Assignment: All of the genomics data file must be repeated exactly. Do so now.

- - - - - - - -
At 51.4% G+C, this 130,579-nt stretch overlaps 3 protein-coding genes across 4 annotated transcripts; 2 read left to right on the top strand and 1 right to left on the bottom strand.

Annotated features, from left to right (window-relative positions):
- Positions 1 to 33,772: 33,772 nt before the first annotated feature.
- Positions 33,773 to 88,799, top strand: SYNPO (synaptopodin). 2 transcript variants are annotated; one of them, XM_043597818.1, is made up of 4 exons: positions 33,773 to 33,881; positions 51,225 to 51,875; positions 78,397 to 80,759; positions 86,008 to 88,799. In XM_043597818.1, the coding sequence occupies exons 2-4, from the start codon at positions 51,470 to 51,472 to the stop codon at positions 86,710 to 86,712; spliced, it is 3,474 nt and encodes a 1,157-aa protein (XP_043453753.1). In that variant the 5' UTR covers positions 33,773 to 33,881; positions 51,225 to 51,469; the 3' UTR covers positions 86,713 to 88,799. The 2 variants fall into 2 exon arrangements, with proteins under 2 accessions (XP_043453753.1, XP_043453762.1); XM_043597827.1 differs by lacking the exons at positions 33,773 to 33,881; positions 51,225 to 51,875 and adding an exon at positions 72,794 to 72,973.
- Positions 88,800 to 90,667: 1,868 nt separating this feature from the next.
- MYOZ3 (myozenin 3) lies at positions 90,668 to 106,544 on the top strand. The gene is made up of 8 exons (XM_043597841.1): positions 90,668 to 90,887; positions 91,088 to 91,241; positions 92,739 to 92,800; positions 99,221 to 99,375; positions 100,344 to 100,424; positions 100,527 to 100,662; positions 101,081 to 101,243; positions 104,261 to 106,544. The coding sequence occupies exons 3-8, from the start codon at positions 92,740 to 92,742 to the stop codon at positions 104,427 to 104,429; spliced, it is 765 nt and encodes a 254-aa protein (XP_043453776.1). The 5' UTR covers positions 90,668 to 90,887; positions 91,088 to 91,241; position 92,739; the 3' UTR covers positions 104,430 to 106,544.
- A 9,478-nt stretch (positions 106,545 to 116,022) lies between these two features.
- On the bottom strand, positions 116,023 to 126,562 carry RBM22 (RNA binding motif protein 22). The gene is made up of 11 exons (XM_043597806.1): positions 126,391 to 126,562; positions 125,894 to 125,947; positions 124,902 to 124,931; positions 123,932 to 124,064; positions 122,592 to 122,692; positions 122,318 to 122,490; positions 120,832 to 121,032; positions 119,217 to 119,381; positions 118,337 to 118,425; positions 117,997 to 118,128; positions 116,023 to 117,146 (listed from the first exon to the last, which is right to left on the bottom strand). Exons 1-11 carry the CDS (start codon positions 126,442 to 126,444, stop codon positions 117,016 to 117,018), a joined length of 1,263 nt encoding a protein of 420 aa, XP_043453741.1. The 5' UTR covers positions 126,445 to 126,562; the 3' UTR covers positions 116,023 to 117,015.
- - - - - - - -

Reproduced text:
At 51.4% G+C, this 130,579-nt stretch overlaps 3 protein-coding genes across 4 annotated transcripts; 2 read left to right on the top strand and 1 right to left on the bottom strand.

Annotated features, from left to right (window-relative positions):
- Positions 1 to 33,772: 33,772 nt before the first annotated feature.
- Positions 33,773 to 88,799, top strand: SYNPO (synaptopodin). 2 transcript variants are annotated; one of them, XM_043597818.1, is made up of 4 exons: positions 33,773 to 33,881; positions 51,225 to 51,875; positions 78,397 to 80,759; positions 86,008 to 88,799. In XM_043597818.1, the coding sequence occupies exons 2-4, from the start codon at positions 51,470 to 51,472 to the stop codon at positions 86,710 to 86,712; spliced, it is 3,474 nt and encodes a 1,157-aa protein (XP_043453753.1). In that variant the 5' UTR covers positions 33,773 to 33,881; positions 51,225 to 51,469; the 3' UTR covers positions 86,713 to 88,799. The 2 variants fall into 2 exon arrangements, with proteins under 2 accessions (XP_043453753.1, XP_043453762.1); XM_043597827.1 differs by lacking the exons at positions 33,773 to 33,881; positions 51,225 to 51,875 and adding an exon at positions 72,794 to 72,973.
- Positions 88,800 to 90,667: 1,868 nt separating this feature from the next.
- MYOZ3 (myozenin 3) lies at positions 90,668 to 106,544 on the top strand. The gene is made up of 8 exons (XM_043597841.1): positions 90,668 to 90,887; positions 91,088 to 91,241; positions 92,739 to 92,800; positions 99,221 to 99,375; positions 100,344 to 100,424; positions 100,527 to 100,662; positions 101,081 to 101,243; positions 104,261 to 106,544. The coding sequence occupies exons 3-8, from the start codon at positions 92,740 to 92,742 to the stop codon at positions 104,427 to 104,429; spliced, it is 765 nt and encodes a 254-aa protein (XP_043453776.1). The 5' UTR covers positions 90,668 to 90,887; positions 91,088 to 91,241; position 92,739; the 3' UTR covers positions 104,430 to 106,544.
- A 9,478-nt stretch (positions 106,545 to 116,022) lies between these two features.
- On the bottom strand, positions 116,023 to 126,562 carry RBM22 (RNA binding motif protein 22). The gene is made up of 11 exons (XM_043597806.1): positions 126,391 to 126,562; positions 125,894 to 125,947; positions 124,902 to 124,931; positions 123,932 to 124,064; positions 122,592 to 122,692; positions 122,318 to 122,490; positions 120,832 to 121,032; positions 119,217 to 119,381; positions 118,337 to 118,425; positions 117,997 to 118,128; positions 116,023 to 117,146 (listed from the first exon to the last, which is right to left on the bottom strand). Exons 1-11 carry the CDS (start codon positions 126,442 to 126,444, stop codon positions 117,016 to 117,018), a joined length of 1,263 nt encoding a protein of 420 aa, XP_043453741.1. The 5' UTR covers positions 126,445 to 126,562; the 3' UTR covers positions 116,023 to 117,015.